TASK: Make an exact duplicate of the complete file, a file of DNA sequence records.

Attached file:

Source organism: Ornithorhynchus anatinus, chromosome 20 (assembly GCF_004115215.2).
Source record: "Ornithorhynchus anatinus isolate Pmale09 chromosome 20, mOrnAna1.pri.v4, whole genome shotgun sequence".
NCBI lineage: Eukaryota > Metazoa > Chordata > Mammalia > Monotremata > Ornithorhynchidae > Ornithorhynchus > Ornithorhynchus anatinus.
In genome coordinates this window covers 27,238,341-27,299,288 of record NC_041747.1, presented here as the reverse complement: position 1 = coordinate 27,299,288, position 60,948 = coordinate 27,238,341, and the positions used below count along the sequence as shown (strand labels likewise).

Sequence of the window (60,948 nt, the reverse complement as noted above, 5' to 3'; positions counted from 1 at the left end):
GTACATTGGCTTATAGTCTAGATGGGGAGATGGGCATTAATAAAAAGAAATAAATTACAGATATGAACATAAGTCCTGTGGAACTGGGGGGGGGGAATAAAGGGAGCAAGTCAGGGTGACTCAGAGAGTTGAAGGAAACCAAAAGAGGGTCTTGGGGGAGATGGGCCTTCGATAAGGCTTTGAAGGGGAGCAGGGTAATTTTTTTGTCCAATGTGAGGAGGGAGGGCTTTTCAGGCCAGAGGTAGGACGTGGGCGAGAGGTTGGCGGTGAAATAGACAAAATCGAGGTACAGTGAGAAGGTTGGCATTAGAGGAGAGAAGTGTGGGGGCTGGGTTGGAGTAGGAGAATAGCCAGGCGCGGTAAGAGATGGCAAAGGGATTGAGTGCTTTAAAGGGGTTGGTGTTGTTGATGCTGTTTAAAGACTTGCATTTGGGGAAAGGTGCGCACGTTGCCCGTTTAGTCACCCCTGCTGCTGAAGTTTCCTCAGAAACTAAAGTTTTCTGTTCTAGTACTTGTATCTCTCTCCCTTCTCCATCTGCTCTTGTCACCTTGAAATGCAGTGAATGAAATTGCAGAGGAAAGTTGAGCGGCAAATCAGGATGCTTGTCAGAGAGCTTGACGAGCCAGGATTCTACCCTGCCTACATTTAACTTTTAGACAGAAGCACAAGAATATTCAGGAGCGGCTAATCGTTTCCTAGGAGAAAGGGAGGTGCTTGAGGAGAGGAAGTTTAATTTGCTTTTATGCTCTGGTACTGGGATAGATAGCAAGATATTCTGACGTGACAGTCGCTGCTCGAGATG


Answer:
Source organism: Ornithorhynchus anatinus, chromosome 20 (assembly GCF_004115215.2).
Source record: "Ornithorhynchus anatinus isolate Pmale09 chromosome 20, mOrnAna1.pri.v4, whole genome shotgun sequence".
NCBI lineage: Eukaryota > Metazoa > Chordata > Mammalia > Monotremata > Ornithorhynchidae > Ornithorhynchus > Ornithorhynchus anatinus.
In genome coordinates this window covers 27,238,341-27,299,288 of record NC_041747.1, presented here as the reverse complement: position 1 = coordinate 27,299,288, position 60,948 = coordinate 27,238,341, and the positions used below count along the sequence as shown (strand labels likewise).

Sequence of the window (60,948 nt, the reverse complement as noted above, 5' to 3'; positions counted from 1 at the left end):
GTACATTGGCTTATAGTCTAGATGGGGAGATGGGCATTAATAAAAAGAAATAAATTACAGATATGAACATAAGTCCTGTGGAACTGGGGGGGGGGAATAAAGGGAGCAAGTCAGGGTGACTCAGAGAGTTGAAGGAAACCAAAAGAGGGTCTTGGGGGAGATGGGCCTTCGATAAGGCTTTGAAGGGGAGCAGGGTAATTTTTTTGTCCAATGTGAGGAGGGAGGGCTTTTCAGGCCAGAGGTAGGACGTGGGCGAGAGGTTGGCGGTGAAATAGACAAAATCGAGGTACAGTGAGAAGGTTGGCATTAGAGGAGAGAAGTGTGGGGGCTGGGTTGGAGTAGGAGAATAGCCAGGCGCGGTAAGAGATGGCAAAGGGATTGAGTGCTTTAAAGGGGTTGGTGTTGTTGATGCTGTTTAAAGACTTGCATTTGGGGAAAGGTGCGCACGTTGCCCGTTTAGTCACCCCTGCTGCTGAAGTTTCCTCAGAAACTAAAGTTTTCTGTTCTAGTACTTGTATCTCTCTCCCTTCTCCATCTGCTCTTGTCACCTTGAAATGCAGTGAATGAAATTGCAGAGGAAAGTTGAGCGGCAAATCAGGATGCTTGTCAGAGAGCTTGACGAGCCAGGATTCTACCCTGCCTACATTTAACTTTTAGACAGAAGCACAAGAATATTCAGGAGCGGCTAATCGTTTCCTAGGAGAAAGGGAGGTGCTTGAGGAGAGGAAGTTTAATTTGCTTTTATGCTCTGGTACTGGGATAGATAGCAAGATATTCTGACGTGACAGTCGCTGCTCGAGATG